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Unfit premises and broken promises



The latest Pulse investigation into GP premises has found as many are substandard as four years ago – so where have all those promised refurbishments gone?


Promises, promises. When Pulse first exposed the shocking state of GP premises, four years ago, PCOs were indignant. They were, they insisted, planning 389 new-builds and 338 refurbishments or extensions over the next two years. The Department of Health, for its part, and perhaps revealing more than it intended about its priorities, announced it would be opening 125 ‘health centres’ in the next year. The implication was clear – we had surveyed the GP premises stock at the wrong moment. It would, any time, be transformed into a network of shiny new buildings, even if some housed polyclinics and walk-in centres, rather than actual GP practices.

Our latest investigation reveals just how false those pledges of change were. Back in 2006, we found 14% of premises were considered substandard – 1,092 at those PCOs providing figures. But 727 of those – exactly two-thirds – were supposedly due to be replaced or revamped over a two-year period. We might, then, have expected to find sweeping improvements by 2010 – yet in fact the proportion rated substandard was again 14% – precisely as appalling. Where, then, have all those fancy refurbishments gone? And how have NHS managers allowed GPs to languish in buildings not only unfit for purpose, but in some cases ‘dangerously below standard’?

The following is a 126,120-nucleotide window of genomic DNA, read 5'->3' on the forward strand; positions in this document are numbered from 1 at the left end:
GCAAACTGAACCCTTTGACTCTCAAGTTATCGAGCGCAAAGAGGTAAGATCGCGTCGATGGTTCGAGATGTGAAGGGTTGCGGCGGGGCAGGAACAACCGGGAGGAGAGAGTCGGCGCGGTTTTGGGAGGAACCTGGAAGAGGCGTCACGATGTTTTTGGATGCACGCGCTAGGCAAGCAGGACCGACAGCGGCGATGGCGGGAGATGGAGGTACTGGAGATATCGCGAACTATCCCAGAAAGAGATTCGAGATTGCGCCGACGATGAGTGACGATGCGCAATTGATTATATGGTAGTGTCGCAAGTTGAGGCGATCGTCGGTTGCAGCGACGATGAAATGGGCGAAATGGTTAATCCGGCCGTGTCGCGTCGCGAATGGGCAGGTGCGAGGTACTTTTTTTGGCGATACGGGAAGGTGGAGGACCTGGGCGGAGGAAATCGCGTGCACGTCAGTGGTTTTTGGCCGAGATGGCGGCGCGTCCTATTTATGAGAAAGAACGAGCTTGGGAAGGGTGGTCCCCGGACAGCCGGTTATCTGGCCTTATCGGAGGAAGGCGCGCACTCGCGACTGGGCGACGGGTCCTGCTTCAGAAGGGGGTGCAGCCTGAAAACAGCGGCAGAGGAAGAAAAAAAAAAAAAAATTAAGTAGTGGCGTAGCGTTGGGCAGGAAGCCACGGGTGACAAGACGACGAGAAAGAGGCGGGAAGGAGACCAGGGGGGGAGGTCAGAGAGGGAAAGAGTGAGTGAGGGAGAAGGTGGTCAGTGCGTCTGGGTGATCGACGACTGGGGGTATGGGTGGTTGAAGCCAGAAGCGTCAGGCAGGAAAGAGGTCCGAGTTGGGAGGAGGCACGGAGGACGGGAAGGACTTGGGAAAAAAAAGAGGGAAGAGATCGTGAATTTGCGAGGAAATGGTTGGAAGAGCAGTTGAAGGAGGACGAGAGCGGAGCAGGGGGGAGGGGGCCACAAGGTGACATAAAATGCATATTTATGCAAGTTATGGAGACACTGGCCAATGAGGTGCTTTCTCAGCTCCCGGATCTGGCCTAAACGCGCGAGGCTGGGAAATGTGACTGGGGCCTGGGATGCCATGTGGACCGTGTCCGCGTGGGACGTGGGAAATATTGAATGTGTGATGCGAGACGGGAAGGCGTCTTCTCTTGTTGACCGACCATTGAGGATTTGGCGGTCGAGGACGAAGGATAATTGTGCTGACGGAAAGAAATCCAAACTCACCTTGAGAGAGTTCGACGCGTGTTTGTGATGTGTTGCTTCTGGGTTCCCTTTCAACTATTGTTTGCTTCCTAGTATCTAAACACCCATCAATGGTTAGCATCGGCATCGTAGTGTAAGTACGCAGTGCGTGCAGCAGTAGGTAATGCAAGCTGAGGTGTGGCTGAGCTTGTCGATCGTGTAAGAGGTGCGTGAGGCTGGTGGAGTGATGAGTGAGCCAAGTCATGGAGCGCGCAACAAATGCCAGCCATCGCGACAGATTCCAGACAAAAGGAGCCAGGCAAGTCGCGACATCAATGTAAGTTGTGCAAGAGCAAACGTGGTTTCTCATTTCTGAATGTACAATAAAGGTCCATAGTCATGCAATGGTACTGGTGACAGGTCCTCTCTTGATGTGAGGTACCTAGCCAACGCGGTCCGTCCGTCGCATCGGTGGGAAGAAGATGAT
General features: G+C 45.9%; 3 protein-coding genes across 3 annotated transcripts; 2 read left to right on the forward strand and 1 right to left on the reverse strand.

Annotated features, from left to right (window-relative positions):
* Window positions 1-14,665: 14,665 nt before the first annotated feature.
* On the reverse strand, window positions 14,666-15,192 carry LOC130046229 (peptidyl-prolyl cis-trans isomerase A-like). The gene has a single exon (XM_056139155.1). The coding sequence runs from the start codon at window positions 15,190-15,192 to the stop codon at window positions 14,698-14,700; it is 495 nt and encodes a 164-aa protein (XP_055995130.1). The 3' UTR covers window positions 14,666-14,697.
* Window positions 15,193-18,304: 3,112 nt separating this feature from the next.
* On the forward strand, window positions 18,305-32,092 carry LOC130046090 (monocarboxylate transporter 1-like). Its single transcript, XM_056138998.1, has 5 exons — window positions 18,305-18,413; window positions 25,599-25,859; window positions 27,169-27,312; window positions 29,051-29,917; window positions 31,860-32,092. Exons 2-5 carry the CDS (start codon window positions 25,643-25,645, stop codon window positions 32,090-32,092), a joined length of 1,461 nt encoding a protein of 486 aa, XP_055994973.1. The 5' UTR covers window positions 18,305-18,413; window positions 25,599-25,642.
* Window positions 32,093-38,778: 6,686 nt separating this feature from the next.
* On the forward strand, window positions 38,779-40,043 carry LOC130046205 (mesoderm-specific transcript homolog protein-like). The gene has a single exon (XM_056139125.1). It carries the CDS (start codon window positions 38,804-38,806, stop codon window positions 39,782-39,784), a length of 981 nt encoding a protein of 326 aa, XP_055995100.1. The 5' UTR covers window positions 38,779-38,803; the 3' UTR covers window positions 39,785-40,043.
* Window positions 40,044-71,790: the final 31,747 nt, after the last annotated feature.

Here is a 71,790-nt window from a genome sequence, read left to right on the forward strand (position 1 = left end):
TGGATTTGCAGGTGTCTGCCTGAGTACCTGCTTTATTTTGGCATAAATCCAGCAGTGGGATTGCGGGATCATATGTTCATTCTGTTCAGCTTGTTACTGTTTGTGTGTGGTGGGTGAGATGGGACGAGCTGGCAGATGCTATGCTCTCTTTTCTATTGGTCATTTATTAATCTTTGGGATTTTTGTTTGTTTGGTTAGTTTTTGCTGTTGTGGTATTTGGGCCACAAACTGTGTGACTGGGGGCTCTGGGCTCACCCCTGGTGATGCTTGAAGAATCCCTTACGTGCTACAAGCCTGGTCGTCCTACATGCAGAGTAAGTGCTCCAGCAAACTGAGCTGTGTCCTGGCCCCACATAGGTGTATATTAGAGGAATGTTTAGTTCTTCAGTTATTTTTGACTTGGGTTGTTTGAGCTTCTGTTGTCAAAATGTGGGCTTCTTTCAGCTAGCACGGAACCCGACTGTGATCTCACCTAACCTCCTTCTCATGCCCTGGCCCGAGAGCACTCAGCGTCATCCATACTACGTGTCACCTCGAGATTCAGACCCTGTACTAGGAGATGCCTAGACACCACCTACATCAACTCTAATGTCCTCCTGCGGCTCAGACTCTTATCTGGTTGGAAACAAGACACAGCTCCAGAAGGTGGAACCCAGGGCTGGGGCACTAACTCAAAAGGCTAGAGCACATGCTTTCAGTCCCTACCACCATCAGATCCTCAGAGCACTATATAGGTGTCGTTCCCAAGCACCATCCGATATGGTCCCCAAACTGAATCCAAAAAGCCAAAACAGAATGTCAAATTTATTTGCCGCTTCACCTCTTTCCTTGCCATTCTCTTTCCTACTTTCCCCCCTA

One clue, perhaps, is in the DH’s response four years ago. Health centres are what it wanted, and health centres are what it has gone all-out to build. In some cases, funding has been lavished on Darzi centres few patients want to register with. In others, cash has been earmarked for large-scale, ill-conceived polyclinic plans that have become quagmired in protests from GPs and patients. How much money has been wasted on consultations on the future of primary care, when GPs need new consulting rooms right now?

And then there are serious doubts over the DH’s preferred method for upgrading premises, via the public-private NHS LIFT scheme. Back in 2006, there was little enthusiasm for LIFT, with only 12% of those planned refurbishments due to use it. Since then, the Government has launched Express LIFT in an effort to give the scheme new life, only to be undone by the financial crisis.

A Pulse investigation last year found investment through LIFT had slumped by half. Private firms may be the DH’s preferred partners, but they are apparently not to be relied on when the going gets tough.

Nor, though, are PCOs, many of which are cancelling upgrades as their purse-strings tighten. That might be excusable where practices are waiting for a new paint job, but not where premises are dangerous or wholly unsuitable for healthcare. The budget for upgrading unsafe buildings is not the place to look for savings.

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